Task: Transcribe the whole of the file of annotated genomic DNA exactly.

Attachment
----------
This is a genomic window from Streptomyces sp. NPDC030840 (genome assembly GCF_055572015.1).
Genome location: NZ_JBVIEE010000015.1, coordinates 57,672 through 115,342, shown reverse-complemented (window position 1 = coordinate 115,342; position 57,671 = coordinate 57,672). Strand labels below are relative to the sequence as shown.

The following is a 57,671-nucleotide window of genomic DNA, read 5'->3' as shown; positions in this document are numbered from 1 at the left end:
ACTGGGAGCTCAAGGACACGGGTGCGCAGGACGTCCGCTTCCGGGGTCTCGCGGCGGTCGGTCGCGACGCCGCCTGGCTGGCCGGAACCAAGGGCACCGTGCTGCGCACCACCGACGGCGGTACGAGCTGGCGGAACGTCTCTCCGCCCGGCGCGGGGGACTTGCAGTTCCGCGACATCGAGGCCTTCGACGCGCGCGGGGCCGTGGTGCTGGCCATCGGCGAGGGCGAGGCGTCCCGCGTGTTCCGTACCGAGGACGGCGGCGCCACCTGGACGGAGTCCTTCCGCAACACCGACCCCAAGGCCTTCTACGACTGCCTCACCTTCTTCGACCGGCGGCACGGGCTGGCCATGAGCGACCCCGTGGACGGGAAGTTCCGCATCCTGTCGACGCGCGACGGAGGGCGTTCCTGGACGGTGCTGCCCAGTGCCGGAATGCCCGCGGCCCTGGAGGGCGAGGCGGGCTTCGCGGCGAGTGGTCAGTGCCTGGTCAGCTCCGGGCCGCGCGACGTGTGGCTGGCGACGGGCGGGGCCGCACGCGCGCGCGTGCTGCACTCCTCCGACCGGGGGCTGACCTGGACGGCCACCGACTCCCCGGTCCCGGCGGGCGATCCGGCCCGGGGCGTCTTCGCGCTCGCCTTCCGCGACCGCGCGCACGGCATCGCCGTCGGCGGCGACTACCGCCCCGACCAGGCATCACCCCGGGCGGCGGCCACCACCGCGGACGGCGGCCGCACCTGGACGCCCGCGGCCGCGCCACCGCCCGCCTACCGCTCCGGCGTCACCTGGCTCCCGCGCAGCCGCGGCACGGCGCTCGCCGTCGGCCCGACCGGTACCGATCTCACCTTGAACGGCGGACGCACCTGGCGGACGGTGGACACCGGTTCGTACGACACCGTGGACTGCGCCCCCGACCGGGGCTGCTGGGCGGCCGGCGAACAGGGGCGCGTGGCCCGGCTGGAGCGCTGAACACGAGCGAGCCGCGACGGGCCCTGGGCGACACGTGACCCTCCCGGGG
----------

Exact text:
This is a genomic window from Streptomyces sp. NPDC030840 (genome assembly GCF_055572015.1).
Genome location: NZ_JBVIEE010000015.1, coordinates 57,672 through 115,342, shown reverse-complemented (window position 1 = coordinate 115,342; position 57,671 = coordinate 57,672). Strand labels below are relative to the sequence as shown.

The following is a 57,671-nucleotide window of genomic DNA, read 5'->3' as shown; positions in this document are numbered from 1 at the left end:
ACTGGGAGCTCAAGGACACGGGTGCGCAGGACGTCCGCTTCCGGGGTCTCGCGGCGGTCGGTCGCGACGCCGCCTGGCTGGCCGGAACCAAGGGCACCGTGCTGCGCACCACCGACGGCGGTACGAGCTGGCGGAACGTCTCTCCGCCCGGCGCGGGGGACTTGCAGTTCCGCGACATCGAGGCCTTCGACGCGCGCGGGGCCGTGGTGCTGGCCATCGGCGAGGGCGAGGCGTCCCGCGTGTTCCGTACCGAGGACGGCGGCGCCACCTGGACGGAGTCCTTCCGCAACACCGACCCCAAGGCCTTCTACGACTGCCTCACCTTCTTCGACCGGCGGCACGGGCTGGCCATGAGCGACCCCGTGGACGGGAAGTTCCGCATCCTGTCGACGCGCGACGGAGGGCGTTCCTGGACGGTGCTGCCCAGTGCCGGAATGCCCGCGGCCCTGGAGGGCGAGGCGGGCTTCGCGGCGAGTGGTCAGTGCCTGGTCAGCTCCGGGCCGCGCGACGTGTGGCTGGCGACGGGCGGGGCCGCACGCGCGCGCGTGCTGCACTCCTCCGACCGGGGGCTGACCTGGACGGCCACCGACTCCCCGGTCCCGGCGGGCGATCCGGCCCGGGGCGTCTTCGCGCTCGCCTTCCGCGACCGCGCGCACGGCATCGCCGTCGGCGGCGACTACCGCCCCGACCAGGCATCACCCCGGGCGGCGGCCACCACCGCGGACGGCGGCCGCACCTGGACGCCCGCGGCCGCGCCACCGCCCGCCTACCGCTCCGGCGTCACCTGGCTCCCGCGCAGCCGCGGCACGGCGCTCGCCGTCGGCCCGACCGGTACCGATCTCACCTTGAACGGCGGACGCACCTGGCGGACGGTGGACACCGGTTCGTACGACACCGTGGACTGCGCCCCCGACCGGGGCTGCTGGGCGGCCGGCGAACAGGGGCGCGTGGCCCGGCTGGAGCGCTGAACACGAGCGAGCCGCGACGGGCCCTGGGCGACACGTGACCCTCCCGGGG